Introduction

Nanoparticulate drug carriers in their broadest sense are currently under intensive investigation. Under development are liposomes, oil-in-water (o/w) emulsions, and solid nanoparticles made from polymers or natural or synthetic macromolecules. The use of parenteral o/w emulsions for parenteral nutrition started in the middle of the 1950s; about one decade later, interest started focusing on their use for intravenous drug delivery. Nowadays, drug-loaded intravenous emulsions are established as a carrier system on the market. However, there are only a very limited number of active compounds incorporated in these systems (diazepam, etomidate, and propofol), also resulting in a low number of market products. One of the reasons for this is that the solubility of poorly water-soluble drugs that are of commercial interest is too low in the currently available registered oils (e.g., soya oil, MCT). Potential sales figures do not justify the investment for performing extensive toxicity studies for new oil excipients.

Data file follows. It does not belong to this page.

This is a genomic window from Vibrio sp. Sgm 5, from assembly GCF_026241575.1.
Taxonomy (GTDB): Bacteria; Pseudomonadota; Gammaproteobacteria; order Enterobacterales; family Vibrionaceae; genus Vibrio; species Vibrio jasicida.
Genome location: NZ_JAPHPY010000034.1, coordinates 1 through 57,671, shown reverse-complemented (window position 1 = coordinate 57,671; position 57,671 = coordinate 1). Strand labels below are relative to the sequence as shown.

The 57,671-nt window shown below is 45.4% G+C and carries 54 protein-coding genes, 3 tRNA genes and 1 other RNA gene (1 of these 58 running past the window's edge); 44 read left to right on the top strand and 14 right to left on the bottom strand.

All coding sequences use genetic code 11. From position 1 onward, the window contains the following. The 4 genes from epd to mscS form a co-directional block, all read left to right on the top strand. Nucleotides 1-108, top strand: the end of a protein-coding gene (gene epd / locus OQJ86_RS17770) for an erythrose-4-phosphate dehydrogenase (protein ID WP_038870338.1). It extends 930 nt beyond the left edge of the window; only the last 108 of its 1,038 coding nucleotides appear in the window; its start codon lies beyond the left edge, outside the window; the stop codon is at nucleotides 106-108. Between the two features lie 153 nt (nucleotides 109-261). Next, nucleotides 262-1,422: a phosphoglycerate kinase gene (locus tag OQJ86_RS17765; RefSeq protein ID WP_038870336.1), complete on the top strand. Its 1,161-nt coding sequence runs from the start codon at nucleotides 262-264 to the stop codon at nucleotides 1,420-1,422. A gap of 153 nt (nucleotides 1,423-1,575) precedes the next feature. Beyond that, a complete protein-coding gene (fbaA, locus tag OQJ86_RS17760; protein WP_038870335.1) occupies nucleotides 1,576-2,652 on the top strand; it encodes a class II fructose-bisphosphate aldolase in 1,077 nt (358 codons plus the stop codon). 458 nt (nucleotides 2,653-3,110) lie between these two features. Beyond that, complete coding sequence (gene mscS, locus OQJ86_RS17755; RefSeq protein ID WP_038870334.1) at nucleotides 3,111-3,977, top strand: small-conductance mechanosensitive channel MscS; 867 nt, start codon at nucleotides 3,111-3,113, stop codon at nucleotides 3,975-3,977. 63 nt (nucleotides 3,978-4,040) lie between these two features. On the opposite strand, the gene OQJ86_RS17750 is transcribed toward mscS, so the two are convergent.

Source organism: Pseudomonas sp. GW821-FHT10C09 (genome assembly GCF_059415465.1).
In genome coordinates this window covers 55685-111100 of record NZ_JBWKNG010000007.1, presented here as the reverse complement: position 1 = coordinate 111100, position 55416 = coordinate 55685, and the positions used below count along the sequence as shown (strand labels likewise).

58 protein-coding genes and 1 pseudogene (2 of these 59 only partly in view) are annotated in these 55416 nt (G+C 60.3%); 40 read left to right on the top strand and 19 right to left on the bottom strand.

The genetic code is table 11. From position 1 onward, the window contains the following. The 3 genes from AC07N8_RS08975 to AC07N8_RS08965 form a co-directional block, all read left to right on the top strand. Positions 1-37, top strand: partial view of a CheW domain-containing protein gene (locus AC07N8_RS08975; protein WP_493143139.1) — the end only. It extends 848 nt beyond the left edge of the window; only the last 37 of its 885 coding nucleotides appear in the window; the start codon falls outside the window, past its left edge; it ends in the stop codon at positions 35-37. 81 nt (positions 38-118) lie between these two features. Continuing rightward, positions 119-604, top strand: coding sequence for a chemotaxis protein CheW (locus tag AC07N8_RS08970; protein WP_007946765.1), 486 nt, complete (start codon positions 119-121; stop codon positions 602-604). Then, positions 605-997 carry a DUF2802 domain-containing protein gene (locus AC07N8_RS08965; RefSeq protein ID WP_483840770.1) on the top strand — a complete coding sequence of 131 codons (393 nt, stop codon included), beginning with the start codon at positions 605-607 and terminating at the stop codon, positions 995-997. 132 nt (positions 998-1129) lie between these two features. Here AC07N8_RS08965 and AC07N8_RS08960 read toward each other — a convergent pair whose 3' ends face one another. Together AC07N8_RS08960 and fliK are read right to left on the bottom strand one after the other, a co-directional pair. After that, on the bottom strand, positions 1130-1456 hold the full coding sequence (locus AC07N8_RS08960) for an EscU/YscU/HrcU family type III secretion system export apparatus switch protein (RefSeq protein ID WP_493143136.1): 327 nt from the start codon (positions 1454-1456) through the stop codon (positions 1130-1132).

Up to now, a reasonable number of liposomal products have appeared on the market; a decent number is in the clinical phases. However, the number of products is still far behind the expectations from the 1980s and 1990s of the last century. The reasons for this are manifold; examples are physical stability problems and the high cost of liposomes. Products such as Amphotericin liposomes need to be lyophilized for long-term storage; a tedious reconstitution procedure is necessary (e.g., Ambisome). There are no "cheap" liposomes available; the high costs are a large obstacle for the broad introduction of these carriers to the market. For example, the costs of daily treatment with the product Fungizone are only $24 a day, and treatment with Amphotericine liposomes as a product is about $1300 a day [1].